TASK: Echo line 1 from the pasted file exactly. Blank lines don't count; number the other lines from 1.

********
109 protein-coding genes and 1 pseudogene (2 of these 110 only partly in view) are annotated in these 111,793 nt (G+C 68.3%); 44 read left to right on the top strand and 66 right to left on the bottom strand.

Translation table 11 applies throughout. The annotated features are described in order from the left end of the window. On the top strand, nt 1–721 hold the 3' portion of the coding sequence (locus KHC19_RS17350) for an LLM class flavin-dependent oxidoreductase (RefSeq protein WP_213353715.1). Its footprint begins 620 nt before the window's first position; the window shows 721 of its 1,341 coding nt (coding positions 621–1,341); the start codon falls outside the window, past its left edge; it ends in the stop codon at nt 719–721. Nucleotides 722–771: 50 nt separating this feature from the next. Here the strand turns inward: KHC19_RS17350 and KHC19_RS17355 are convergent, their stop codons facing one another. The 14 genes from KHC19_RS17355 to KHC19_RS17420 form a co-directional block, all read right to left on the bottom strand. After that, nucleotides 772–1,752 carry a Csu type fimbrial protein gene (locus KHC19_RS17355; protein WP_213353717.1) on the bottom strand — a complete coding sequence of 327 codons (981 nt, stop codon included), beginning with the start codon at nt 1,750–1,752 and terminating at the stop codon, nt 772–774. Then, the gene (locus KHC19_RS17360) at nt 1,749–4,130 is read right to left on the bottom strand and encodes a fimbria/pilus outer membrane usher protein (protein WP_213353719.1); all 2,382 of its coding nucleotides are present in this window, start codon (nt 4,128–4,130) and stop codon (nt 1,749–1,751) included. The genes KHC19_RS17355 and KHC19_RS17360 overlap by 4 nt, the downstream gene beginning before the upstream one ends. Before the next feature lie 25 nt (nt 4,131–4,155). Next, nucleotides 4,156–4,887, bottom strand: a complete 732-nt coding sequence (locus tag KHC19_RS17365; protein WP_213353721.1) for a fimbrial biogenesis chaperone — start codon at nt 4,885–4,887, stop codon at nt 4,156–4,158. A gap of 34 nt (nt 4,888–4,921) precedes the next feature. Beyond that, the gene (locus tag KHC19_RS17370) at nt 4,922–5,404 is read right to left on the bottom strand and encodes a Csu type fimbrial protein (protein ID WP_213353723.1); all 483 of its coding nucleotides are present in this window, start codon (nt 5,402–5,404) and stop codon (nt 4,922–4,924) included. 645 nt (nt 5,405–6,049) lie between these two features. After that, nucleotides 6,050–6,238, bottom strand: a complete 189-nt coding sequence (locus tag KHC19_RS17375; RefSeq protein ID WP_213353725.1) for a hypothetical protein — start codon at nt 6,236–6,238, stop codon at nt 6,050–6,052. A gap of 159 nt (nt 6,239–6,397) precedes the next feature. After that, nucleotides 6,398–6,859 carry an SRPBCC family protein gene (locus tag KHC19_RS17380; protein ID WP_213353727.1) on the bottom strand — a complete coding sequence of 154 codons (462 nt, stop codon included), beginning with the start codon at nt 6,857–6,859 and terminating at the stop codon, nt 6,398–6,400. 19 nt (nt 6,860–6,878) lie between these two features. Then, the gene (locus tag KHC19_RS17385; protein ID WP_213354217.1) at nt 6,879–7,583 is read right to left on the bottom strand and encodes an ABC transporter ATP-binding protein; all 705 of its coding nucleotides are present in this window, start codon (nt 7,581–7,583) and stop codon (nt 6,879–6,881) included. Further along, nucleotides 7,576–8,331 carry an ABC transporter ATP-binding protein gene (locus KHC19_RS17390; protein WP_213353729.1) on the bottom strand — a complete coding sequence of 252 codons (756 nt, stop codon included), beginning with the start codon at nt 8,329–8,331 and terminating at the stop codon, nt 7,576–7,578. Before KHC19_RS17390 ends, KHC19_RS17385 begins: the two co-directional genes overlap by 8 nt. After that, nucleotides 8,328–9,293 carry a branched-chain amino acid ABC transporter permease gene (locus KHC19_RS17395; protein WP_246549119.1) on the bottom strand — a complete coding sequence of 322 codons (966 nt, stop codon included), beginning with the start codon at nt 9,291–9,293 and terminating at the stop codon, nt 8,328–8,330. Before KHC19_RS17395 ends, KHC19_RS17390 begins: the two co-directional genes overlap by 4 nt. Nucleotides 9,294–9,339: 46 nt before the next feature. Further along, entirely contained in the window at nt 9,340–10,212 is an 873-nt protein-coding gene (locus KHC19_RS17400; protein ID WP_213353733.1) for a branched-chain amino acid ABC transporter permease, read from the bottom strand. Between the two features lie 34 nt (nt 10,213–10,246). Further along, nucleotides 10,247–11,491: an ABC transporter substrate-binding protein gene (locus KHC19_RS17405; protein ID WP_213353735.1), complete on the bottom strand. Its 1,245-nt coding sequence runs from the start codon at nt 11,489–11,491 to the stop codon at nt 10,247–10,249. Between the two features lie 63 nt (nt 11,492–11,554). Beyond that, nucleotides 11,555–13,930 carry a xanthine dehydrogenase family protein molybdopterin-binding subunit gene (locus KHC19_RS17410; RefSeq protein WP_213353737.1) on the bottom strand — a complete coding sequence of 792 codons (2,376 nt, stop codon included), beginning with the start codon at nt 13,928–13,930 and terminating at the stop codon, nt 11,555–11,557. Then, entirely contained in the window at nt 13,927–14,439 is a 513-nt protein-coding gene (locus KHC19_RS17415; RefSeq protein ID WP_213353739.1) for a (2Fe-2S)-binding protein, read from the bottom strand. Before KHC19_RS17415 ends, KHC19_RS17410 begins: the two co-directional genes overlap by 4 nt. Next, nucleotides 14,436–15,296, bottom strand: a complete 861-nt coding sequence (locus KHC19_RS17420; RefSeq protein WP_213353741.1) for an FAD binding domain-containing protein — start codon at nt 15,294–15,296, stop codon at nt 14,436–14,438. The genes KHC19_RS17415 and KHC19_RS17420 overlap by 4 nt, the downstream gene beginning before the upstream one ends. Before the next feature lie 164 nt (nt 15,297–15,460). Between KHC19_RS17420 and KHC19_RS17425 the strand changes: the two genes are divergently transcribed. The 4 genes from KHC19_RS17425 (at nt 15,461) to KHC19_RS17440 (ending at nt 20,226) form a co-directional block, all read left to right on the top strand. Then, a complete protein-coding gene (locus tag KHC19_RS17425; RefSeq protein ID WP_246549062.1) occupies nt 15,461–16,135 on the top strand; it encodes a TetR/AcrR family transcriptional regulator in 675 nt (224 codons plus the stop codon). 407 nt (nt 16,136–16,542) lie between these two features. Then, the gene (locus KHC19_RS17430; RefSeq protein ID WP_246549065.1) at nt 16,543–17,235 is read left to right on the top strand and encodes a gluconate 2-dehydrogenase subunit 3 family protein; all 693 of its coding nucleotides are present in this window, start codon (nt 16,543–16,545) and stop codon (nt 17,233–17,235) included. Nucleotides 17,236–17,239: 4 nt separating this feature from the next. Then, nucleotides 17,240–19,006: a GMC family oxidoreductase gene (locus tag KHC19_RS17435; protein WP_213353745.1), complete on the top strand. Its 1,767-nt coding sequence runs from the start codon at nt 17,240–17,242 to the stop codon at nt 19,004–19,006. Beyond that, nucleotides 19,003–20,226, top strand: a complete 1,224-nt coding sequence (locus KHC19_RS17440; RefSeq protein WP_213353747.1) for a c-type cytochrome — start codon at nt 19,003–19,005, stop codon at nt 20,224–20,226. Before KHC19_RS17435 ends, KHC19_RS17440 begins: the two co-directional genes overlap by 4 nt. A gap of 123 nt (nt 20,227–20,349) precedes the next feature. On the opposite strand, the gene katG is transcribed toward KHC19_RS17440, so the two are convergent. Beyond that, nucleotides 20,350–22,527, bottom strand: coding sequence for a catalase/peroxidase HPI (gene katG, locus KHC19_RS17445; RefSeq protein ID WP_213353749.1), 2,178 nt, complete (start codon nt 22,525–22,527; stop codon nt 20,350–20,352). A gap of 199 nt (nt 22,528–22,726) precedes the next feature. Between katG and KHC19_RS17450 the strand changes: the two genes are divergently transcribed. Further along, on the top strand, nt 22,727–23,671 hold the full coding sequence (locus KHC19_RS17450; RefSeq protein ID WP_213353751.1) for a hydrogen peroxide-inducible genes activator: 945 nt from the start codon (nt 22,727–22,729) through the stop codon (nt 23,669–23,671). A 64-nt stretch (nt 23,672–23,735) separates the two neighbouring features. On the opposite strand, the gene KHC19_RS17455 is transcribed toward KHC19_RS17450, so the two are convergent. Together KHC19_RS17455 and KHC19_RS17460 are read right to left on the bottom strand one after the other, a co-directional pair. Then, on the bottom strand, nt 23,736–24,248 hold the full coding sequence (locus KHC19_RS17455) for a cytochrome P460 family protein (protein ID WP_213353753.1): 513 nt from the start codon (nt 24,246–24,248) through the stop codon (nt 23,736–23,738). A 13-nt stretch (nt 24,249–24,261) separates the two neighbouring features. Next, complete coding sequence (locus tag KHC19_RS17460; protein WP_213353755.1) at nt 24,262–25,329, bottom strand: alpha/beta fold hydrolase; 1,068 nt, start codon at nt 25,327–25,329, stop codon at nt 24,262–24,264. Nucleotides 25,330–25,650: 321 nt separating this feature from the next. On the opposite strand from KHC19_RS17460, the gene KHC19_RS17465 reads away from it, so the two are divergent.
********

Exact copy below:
109 protein-coding genes and 1 pseudogene (2 of these 110 only partly in view) are annotated in these 111,793 nt (G+C 68.3%); 44 read left to right on the top strand and 66 right to left on the bottom strand.